Why a Braille embosser
According to the World Health Organization there is 45 millions peoples living in the world with visual impairment. It's hard to get good statistics but many countries estimate that only 10% of people with visual impairment read and use Braille. But according to the same statistics 90% of blind people who are employed read and write Braille. So Braille is an important subject for education and equality. You can have more info about the subject here https://brailleworks.com/braille-literacy-statistics/ and here https://brailleworks.com/braille-literacy-vital-academic-improvement-employment/
In rich country this would not be an issue as there is commercial solutions, the reality is not as bright as we can think, there is still an issue with general accessibility in most rich countries. Open source can be one aspect of the solution, not just because it is cheap, but because it is build together, this is about sharing and building solutions all together. Sometimes the super market at the corner don't have the right solution.
And what about countries where the average salary is about 2000$ a year. In these countries what about a rural school where there is just one or two students affected by blindness. Who will pay a year of wages for a solution. And again this is not just because open source is cheap :
- You have the schematics you can fix it.
- I you have build one in a workshop, you know how to fix it if something go wrong or you know who can fix it.
- You have the schematics, so you can adapt it to your needs, even upcycling or recycling some parts you got around. And if you adapt it, you can share.
- There is open source communities, so you can find some help.
And now that we have talk about accessibility, what about teaching technologies. What about teaching that sometimes technologies can really help people, that building a tool is not just a mind exercise. Building a tool is about making choices, what is the best solution if you need it cheap ? what is the best solution if you need it easy to build ? easy to use ? fixable ? accessible ? moveable ? And it can be fun and satisfying.
A brief About BrailleRAP story
I often thought the project started with BRAILLGO (https://hackaday.com/2014/02/24/braigo-a-lego-braille-printer/) in 2014, i was wrong, but it was the first time i was thinking "hey brilliant idea". Open sources and fablab area count many projects to emboss Braille on paper sheets.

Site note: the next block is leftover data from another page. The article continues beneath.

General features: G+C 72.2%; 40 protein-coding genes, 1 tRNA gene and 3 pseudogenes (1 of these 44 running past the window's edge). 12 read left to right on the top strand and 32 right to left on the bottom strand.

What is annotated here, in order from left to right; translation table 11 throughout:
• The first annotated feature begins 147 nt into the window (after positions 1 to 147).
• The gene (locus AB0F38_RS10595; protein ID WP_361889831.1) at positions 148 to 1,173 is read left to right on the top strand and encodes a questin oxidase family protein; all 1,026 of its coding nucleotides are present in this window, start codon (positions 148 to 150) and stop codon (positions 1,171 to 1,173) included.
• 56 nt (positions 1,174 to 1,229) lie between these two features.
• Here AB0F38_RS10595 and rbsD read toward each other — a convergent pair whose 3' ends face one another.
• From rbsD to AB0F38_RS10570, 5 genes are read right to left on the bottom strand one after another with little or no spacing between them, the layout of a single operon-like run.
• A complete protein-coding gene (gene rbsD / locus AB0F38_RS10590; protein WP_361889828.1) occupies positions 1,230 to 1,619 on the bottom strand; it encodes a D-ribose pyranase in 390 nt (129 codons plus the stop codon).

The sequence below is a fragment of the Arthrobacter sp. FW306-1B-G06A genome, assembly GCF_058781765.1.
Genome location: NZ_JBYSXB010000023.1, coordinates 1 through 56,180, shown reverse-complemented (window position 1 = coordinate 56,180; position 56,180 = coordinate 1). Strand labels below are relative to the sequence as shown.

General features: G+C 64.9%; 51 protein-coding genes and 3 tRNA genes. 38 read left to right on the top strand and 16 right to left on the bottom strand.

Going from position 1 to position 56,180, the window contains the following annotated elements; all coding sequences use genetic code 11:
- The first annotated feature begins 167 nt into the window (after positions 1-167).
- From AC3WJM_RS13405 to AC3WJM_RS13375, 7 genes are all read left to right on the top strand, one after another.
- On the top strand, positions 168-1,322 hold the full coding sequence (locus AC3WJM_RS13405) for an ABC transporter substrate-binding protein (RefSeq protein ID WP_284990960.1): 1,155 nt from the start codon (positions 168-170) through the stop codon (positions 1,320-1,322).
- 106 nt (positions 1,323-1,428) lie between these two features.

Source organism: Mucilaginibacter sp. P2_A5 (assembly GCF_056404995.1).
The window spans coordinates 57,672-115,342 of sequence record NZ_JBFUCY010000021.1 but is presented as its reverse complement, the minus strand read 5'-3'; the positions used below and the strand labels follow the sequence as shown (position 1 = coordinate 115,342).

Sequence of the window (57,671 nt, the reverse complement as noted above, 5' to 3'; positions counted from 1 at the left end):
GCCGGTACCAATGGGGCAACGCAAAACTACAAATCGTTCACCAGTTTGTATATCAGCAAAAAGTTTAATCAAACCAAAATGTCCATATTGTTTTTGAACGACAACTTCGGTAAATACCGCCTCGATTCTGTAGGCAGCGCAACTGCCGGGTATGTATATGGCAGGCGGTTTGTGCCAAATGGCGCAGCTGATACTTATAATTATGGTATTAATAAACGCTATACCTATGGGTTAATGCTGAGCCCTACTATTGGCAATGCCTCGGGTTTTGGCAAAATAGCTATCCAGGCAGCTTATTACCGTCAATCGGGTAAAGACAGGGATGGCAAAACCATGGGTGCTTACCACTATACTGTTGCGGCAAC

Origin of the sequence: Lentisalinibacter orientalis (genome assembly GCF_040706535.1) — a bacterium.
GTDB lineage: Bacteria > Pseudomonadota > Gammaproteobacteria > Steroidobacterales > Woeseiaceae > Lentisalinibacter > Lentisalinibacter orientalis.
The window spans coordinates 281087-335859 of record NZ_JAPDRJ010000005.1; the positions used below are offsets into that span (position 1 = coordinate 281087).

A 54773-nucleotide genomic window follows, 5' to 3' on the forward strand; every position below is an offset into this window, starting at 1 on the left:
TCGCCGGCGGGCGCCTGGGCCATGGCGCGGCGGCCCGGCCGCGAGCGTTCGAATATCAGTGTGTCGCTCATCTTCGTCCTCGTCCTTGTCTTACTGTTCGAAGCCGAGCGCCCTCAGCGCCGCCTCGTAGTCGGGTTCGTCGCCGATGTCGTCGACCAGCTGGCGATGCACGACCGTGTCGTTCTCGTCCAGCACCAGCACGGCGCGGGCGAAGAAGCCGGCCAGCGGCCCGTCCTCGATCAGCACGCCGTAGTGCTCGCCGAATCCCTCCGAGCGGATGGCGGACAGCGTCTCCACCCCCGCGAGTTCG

In 2016 the My Human Kit non profit organization ( https://myhumankit.org/) organize an hackathon where they started to emboss paper with hacked 3d printer. This was a proof of concept, but complex to build and hard to use.
In 2018 we started BrailleRAP-SP with the idea to build a full reproducible device. A device that emboss one dot at a time but very fast using an electromagnet. A few month later, we started to show different version in makers events and non profit organization. Everybody congrats the team about the physical quality of the Braille Dots. But the lack of time, the covid crisis, some issues with NatBraille usage due to Java license evolution, the project died.
In 2022 the CCLab, a french non profit organization (https://forgecc.org/?PagePrincipale) offer to support some evolution of the design to organize workshop in Cameroon Africa, in partnership with ANIAAC, a local cameroonian non profit organization, and funders, Orange Fondation and My Human Kit. With the CCLab and some enthusiasts we started the BrailleRAP project.
The BrailleRAP contribution
One of the idea was to improve the reliability of the paper feeding. We redesign the paper travel by lowering the output of the paper, giving us the opportunity to delete a big printed part (10 hour of print x 2) that was supposed to rise the paper just after the electromagnet. We also upgrade the 2 trolleys to use zip tie to fix the RJ4JP...Read more »